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As independent Mongolia explores its new-found freedom, political repression of fellow Mongolians continues to the south, in Chinese-controlled Inner Mongolia. According to a top secret Communist Party report leaked to Andrew Higgins of The Independent newspaper, political change in the Soviet Union's former satellite, Mongolia, is seeping into China and stirring long-dormant or long-suppressed feelings of Mongolian nationalism.
The report, from the Inner Mongolia Autonomous Region party committee, details a police crackdown in May on two organisations accused of fomenting unrest among China's 4 million Mongolians. According to the human rights organisation Asia Watch, a Chinese official later confirmed that two men, members of the outlawed National Culture Society which has 26 other members, had been arrested in Inner Mongolia.
The secret Chinese report also links the two banned groups with "splittists" in Tibet and Eastern Turkestan (Xinjiang), seeing signs of a broad anti-Chinese conspiracy involving His Holiness the Dalai Lama, the exiled Muslim Uighur leader Aysa, and other nationalist rebels.
Mongolia, which under Genghis Akhan (1162-1227) lay at the centre of the largest land empire in history, has been split since the seventeenth century, when China's Qing Empire gained control over what is now Inner Mongolia. Mongols in both areas revolted against the Chinese in 1911, but only Outer Mongolia was recognised as an independent state.
Just as Mongolians have never given up the dream of a pan-Mongolian nation, China has never fully accepted the fact that "Outer Mongolia" is beyond China's grasp. In 1936 Mao Tse-Tung said, "When the people's revolution has been victorious in China, Outer Mongolia will automatically become part of the Chinese federation on their own will." The famous map by Liu Pei-Hua, published in Peking in 1954, and depicting "Chinese territories taken by Imperialism" showed all of Mongolia (Inner and Outer) like all of Tibet as "Han" territories, without any local or native names.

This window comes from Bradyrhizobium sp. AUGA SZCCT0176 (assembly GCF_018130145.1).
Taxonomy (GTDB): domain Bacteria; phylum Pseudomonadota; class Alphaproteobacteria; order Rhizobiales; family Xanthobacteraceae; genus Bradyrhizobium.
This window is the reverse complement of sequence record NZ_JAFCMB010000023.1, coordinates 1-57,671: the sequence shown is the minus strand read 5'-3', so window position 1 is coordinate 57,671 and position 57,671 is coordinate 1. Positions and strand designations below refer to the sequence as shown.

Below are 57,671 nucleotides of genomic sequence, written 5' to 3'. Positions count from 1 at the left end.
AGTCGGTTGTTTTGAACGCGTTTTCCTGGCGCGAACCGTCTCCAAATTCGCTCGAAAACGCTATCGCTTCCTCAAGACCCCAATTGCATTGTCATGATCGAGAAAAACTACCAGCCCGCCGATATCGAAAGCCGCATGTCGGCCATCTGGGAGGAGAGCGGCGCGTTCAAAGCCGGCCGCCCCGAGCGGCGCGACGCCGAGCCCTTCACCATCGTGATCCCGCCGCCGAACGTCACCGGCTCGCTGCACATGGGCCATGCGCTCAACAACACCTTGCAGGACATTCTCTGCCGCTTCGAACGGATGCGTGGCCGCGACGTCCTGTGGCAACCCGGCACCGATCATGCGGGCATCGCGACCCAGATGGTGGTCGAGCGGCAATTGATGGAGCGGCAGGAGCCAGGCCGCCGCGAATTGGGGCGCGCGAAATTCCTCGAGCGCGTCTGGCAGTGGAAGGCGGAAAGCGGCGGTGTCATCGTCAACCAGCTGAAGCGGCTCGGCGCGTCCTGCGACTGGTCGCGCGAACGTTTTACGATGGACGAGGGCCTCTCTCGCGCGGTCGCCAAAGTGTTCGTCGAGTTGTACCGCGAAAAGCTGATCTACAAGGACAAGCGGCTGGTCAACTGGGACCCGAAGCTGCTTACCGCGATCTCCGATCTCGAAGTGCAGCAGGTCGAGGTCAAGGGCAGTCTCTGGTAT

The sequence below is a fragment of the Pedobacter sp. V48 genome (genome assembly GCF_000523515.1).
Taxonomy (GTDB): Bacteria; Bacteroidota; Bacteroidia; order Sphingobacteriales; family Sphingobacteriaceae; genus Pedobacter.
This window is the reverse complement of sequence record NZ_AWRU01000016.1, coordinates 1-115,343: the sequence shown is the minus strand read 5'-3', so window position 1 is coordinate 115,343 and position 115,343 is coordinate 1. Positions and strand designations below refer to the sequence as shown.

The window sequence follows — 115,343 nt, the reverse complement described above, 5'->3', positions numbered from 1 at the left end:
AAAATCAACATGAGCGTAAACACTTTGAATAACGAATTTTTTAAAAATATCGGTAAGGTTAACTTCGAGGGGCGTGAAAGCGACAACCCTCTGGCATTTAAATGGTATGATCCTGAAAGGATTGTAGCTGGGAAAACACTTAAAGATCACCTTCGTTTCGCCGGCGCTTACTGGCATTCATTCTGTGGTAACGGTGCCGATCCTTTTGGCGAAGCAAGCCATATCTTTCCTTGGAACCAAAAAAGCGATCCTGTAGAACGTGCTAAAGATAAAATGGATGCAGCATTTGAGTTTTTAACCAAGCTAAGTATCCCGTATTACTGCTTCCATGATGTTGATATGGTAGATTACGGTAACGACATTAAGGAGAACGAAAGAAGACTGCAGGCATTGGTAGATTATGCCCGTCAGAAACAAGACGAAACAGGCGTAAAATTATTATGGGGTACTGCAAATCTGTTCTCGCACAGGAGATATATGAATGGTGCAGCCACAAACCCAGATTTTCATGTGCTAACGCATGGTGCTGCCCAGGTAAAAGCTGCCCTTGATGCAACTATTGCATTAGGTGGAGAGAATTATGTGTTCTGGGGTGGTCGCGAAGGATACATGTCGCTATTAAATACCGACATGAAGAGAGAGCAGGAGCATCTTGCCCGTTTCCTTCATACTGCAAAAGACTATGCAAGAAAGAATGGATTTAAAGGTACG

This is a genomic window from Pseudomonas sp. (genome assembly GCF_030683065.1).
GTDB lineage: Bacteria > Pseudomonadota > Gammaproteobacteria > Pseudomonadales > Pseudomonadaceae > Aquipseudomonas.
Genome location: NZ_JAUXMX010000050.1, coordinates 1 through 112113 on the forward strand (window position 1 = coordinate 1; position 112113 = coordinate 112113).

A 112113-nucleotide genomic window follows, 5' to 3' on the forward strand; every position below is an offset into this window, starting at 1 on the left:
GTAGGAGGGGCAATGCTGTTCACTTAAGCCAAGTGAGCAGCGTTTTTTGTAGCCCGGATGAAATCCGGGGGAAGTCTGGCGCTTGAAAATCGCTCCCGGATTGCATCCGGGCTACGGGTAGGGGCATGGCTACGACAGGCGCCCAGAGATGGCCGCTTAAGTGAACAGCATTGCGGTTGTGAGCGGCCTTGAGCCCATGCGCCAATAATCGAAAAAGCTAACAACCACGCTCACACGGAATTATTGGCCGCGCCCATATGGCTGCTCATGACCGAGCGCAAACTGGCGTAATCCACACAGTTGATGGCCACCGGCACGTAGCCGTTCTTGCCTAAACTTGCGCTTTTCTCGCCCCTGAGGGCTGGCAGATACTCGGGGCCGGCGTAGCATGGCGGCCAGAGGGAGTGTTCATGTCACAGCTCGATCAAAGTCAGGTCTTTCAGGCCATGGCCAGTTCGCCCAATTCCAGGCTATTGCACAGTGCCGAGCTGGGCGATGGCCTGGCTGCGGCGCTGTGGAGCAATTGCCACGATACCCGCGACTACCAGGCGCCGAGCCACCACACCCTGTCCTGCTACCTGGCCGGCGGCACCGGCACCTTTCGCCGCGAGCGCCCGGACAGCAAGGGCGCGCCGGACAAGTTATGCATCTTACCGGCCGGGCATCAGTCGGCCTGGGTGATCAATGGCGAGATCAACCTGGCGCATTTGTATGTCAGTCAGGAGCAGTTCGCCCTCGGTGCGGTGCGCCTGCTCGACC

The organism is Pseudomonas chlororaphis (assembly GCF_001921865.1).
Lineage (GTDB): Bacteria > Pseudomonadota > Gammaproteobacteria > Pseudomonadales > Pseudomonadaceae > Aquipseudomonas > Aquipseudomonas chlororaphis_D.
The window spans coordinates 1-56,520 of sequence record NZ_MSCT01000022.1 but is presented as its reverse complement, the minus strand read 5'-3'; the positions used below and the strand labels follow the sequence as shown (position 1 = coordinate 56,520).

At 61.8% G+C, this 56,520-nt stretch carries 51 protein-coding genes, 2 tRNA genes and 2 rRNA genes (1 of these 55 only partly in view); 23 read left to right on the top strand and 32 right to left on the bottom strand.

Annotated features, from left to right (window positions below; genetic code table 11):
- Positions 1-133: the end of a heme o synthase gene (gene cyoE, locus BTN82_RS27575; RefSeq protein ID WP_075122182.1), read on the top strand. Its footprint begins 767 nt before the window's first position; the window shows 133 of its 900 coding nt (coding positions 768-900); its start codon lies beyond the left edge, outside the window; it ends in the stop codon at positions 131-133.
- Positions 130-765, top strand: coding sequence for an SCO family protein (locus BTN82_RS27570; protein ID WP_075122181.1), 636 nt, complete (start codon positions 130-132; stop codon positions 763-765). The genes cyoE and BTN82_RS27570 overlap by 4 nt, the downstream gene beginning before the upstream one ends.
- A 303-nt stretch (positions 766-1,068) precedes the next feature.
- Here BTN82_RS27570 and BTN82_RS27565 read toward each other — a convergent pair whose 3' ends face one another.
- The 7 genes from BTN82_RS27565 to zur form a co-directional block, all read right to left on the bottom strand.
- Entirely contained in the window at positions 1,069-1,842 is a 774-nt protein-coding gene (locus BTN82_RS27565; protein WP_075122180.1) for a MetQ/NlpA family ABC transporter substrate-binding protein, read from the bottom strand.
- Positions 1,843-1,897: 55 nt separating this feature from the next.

But the other great Communist dictatorship, the Soviet Union, had different ideas and in the 1980s Mongolia was bristling with Soviet soldiers and weaponry. Half a million soviet soldiers faced 1,500,000 Chinese across the 2,500 mile border.
Like Tibet, both Mongolias have suffered greatly under their respective Communist regimes. Under Stalin in the 1930s Buddhism in the Mongolian People's Republic was violently repressed, over 700 monasteries were destroyed, their priceless art looted and taken to the Soviet Union, and about 17,000 top monks were executed. According to the latest statistics, roughly 150,000 people - one person in every family in Mongolia - were put to death during the Stalinist purges.
Thirty years later, similar scenes of brutality were enacted in Inner Mongolia under the banner of the Chinese Cultural Revolution. Before the Cultural Revolution in Inner Mongolia official statements listed 650 Buddhist temple; afterwards only five remained. Monks and lamas were killed and thousands of lay Mongolians died or committed suicide.
The parallels with Tibet continue. Inner Mongolia was an early victim of China's aggressive population transfer policies. Mongolians are now outnumbered over nine to one by Chinese settlers, and it is virtually impossible to find Mongolians living in their traditional way practicing nomadic animal husbandry.
Moreover, as if the Chinese Communists were not enough of a problem for Mongolia and Tibet, the Kuomintang in Taiwan are still waiting in the wings, eager to buy influence and preaching a "return to the motherland" under their supposedly benevolent rule.
With considerable trepidation China has been watching the democratic changes in Mongolia since the overthrow in March 1990 of Soviet influence and the corresponding renaissance of Mongolian national pride.
Peking's sensitivity about separatist feelings in Inner Mongolia is highlighted by the report's "top secret" classification. Published on 11 May as "Internal Party Document No. 13", it was distributed to only a small number of senior party officials in Inner Mongolia and Peking. It names the two smashed nationalist groups as the Ethnic Culture Institute (elsewhere called the National Culture Society) and the Institute for Ethnic Modernisation (called by Asia Watch, the National Modernisation society). Leaders of both groups were arrested.
Hitherto China has only oblique references to the threat of Mongolian separatism. The report gives the first detailed account of action by Peking to crush an embryonic nationalist movement. The two groups are accused of trying to stir up resentment to boost Mongolian ethnic consciousness.
- Tibetan Bulletin: September-October 1991